- https://www.seek.co.nz/ and https://www.trademe.co.nz/ are two of the main websites you will need to use when searching for jobs.
- http://opportunitycanterbury.org.nz/ is a specific website for those searching for jobs in that region, with a particular focus on the construction opportunities in Christchurch.
Recruitment companies will provide extra support in finding work, particularly if your focus is on temporary jobs in an office or agriculture. It is best to target the local recruitment companies for these jobs and the multinational, large firms for more professional, permanent roles.
Living Costs – What have you budgeted for?
There are plenty of calculators online for calculating the living costs for a particular city or country and so our advice would be to spend some time on these, understanding what costs are involved, if you weren’t aware of any and become better acquainted with the requirements of New Zealand.
Before considering any other costs, you should research the price of your chosen visa. These have been mentioned at the start of this article and full details can be found on the Immigration New Zealand website.
Rental or Housing costs have also been explained above, so we will not go into too much detail again, except to say that these can vary greatly depending on location and type, so do plenty of research so there are no nasty surprises.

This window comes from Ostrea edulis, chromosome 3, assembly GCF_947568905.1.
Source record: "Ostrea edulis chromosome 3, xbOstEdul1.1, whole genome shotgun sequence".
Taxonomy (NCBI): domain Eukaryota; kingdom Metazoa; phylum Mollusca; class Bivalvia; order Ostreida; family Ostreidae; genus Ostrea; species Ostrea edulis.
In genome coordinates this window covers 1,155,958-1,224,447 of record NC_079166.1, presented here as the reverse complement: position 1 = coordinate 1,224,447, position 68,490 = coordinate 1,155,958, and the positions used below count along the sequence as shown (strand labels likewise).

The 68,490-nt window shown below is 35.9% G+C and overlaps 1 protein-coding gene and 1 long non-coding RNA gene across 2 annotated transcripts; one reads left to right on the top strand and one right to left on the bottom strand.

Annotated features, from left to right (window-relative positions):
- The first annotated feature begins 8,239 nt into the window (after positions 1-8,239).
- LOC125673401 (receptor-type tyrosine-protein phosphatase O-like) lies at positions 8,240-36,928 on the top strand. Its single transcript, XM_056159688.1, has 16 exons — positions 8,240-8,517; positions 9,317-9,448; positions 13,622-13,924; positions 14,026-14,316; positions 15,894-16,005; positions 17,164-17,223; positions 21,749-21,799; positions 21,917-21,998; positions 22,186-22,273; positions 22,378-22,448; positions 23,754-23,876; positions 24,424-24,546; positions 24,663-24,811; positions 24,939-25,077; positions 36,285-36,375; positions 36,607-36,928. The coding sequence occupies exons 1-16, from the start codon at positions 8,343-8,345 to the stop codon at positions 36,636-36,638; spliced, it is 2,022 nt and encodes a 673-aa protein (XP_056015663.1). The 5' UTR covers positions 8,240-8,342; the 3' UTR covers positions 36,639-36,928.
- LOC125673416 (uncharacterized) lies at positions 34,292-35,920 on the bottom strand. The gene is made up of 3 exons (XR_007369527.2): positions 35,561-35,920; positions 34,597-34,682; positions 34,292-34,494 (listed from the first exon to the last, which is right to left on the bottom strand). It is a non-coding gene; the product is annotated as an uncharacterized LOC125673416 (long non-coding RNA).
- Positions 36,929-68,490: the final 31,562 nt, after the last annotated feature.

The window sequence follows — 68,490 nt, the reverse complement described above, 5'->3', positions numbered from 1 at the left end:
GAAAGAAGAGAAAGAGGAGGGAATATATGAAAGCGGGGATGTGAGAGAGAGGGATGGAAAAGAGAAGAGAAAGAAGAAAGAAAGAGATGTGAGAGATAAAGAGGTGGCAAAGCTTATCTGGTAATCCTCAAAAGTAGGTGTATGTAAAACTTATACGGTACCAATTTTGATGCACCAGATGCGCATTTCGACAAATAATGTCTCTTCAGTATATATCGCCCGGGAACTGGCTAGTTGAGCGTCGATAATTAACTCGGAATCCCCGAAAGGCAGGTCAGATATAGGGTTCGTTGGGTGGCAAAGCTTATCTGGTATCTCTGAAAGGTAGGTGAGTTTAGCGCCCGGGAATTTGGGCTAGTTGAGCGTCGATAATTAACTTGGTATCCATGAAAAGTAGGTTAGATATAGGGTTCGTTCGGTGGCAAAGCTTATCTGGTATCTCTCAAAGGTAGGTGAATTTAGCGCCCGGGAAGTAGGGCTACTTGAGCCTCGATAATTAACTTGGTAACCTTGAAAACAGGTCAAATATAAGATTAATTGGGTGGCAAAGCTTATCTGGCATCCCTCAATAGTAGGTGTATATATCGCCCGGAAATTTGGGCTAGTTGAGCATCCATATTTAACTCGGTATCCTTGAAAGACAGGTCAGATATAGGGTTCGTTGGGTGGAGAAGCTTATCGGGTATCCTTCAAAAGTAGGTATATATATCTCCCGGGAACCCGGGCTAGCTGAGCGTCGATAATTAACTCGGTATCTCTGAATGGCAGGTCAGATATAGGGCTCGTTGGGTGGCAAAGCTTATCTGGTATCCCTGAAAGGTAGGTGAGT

Healthcare and education fees will vary depending on your situation, but emergency healthcare will be covered in New Zealand, free of charge.
Social costs are something that will be personal to each of you and so have a think about what you spend currently, what hobbies you enjoy doing and then research these in New Zealand, to see how it compares. This will give you a relatively accurate idea of what to allocate to this topic within your budget.
Taxes must be paid, no matter the country you move to and New Zealand is no different. When you decide to work in New Zealand, you must apply for a number from the Inland Revenue to ensure that you don’t pay an emergency tax style rate, as this could be 45%, compared to a far lower rate.
Travel costs will depend on your location. If you’re living in the cities, you may be able to get away without a car but the majority of people will want a car to travel around the country and for those that are working in more rural areas, it is vital.